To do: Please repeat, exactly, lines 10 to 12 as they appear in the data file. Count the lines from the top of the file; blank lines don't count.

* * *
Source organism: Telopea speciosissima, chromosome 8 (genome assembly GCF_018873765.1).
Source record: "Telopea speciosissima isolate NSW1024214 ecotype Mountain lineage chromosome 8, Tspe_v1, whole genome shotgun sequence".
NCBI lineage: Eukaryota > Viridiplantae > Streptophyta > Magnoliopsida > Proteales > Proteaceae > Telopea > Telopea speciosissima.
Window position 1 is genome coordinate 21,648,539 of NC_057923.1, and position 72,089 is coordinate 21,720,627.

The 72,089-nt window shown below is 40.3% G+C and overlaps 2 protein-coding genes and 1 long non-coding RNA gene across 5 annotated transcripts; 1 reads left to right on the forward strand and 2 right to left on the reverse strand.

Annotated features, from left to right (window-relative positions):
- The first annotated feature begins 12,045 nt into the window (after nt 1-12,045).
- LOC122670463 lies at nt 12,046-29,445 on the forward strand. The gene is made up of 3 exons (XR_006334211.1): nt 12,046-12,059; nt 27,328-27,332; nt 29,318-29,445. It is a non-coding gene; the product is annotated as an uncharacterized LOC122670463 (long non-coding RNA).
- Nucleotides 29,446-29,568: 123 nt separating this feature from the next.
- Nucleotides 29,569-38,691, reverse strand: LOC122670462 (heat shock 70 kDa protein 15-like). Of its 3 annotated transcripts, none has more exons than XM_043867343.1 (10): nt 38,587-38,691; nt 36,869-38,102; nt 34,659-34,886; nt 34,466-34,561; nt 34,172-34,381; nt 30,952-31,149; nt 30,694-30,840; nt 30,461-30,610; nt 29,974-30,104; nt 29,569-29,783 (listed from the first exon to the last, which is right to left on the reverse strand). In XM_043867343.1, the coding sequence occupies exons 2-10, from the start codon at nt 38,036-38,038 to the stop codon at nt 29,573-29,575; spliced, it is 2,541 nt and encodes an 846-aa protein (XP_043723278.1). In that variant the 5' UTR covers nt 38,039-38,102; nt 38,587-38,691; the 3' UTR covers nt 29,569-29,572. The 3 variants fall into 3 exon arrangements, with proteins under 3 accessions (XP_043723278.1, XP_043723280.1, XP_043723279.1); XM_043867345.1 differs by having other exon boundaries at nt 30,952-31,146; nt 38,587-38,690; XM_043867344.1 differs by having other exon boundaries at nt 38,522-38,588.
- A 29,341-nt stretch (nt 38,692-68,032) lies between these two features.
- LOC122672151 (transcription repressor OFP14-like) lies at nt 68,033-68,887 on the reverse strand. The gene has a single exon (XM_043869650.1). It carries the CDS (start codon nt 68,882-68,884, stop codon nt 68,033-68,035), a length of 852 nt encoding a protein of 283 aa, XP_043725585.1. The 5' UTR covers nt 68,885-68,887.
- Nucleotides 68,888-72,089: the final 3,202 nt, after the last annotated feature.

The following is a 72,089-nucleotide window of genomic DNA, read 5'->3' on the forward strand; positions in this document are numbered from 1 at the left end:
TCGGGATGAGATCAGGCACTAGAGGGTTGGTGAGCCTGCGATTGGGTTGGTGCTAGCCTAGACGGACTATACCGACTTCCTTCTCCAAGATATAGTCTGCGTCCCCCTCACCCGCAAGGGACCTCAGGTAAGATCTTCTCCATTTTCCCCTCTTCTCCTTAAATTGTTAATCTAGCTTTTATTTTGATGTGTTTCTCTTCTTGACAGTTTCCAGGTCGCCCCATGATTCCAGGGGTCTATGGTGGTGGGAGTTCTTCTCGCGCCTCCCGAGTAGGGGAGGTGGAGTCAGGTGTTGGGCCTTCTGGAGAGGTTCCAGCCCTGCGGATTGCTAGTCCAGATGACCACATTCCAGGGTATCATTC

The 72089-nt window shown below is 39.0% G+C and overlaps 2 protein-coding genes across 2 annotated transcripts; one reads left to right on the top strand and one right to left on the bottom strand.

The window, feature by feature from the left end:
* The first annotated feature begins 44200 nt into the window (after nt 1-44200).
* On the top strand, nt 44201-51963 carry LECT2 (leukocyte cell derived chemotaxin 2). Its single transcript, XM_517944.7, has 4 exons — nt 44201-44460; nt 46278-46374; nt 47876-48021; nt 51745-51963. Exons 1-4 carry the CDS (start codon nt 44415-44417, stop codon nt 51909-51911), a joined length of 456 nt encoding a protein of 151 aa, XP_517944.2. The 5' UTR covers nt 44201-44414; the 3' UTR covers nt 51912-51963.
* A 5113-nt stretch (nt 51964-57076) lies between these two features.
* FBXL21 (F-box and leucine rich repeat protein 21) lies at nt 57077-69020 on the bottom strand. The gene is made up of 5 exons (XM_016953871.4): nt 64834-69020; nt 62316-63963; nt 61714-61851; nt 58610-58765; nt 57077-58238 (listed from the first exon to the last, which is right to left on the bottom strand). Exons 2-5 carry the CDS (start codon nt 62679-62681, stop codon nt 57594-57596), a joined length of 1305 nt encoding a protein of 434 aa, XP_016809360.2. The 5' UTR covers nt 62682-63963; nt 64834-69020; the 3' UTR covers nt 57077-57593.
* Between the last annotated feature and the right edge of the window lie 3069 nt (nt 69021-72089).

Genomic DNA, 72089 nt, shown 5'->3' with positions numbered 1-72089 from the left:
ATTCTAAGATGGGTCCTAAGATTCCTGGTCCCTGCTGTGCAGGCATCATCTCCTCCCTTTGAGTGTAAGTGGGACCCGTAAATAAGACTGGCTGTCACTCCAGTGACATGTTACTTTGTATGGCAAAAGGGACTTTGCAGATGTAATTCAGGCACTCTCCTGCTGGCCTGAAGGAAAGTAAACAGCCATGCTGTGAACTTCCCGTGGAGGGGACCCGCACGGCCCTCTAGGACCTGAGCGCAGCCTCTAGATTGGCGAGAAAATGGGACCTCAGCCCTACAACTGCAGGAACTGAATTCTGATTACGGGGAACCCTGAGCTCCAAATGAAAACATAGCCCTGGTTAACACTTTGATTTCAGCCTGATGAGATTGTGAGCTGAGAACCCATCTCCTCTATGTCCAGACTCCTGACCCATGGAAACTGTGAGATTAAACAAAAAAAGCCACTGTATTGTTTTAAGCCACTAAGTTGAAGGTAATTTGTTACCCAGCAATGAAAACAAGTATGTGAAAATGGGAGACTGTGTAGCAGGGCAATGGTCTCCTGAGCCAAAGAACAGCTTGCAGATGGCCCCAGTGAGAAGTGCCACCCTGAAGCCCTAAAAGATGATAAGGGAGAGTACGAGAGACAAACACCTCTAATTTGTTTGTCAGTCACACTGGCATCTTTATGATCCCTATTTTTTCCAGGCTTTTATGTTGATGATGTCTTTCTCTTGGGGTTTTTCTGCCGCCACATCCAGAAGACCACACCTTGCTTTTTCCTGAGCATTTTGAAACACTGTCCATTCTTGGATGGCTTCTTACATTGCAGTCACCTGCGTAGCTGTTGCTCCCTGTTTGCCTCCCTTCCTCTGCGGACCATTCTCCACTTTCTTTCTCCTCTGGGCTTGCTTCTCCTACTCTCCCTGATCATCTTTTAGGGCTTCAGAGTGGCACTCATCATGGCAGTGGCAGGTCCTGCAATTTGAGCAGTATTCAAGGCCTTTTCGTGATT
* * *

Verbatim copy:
- Nucleotides 29,569-38,691, reverse strand: LOC122670462 (heat shock 70 kDa protein 15-like). Of its 3 annotated transcripts, none has more exons than XM_043867343.1 (10): nt 38,587-38,691; nt 36,869-38,102; nt 34,659-34,886; nt 34,466-34,561; nt 34,172-34,381; nt 30,952-31,149; nt 30,694-30,840; nt 30,461-30,610; nt 29,974-30,104; nt 29,569-29,783 (listed from the first exon to the last, which is right to left on the reverse strand). In XM_043867343.1, the coding sequence occupies exons 2-10, from the start codon at nt 38,036-38,038 to the stop codon at nt 29,573-29,575; spliced, it is 2,541 nt and encodes an 846-aa protein (XP_043723278.1). In that variant the 5' UTR covers nt 38,039-38,102; nt 38,587-38,691; the 3' UTR covers nt 29,569-29,572. The 3 variants fall into 3 exon arrangements, with proteins under 3 accessions (XP_043723278.1, XP_043723280.1, XP_043723279.1); XM_043867345.1 differs by having other exon boundaries at nt 30,952-31,146; nt 38,587-38,690; XM_043867344.1 differs by having other exon boundaries at nt 38,522-38,588.
- A 29,341-nt stretch (nt 38,692-68,032) lies between these two features.
- LOC122672151 (transcription repressor OFP14-like) lies at nt 68,033-68,887 on the reverse strand. The gene has a single exon (XM_043869650.1). It carries the CDS (start codon nt 68,882-68,884, stop codon nt 68,033-68,035), a length of 852 nt encoding a protein of 283 aa, XP_043725585.1. The 5' UTR covers nt 68,885-68,887.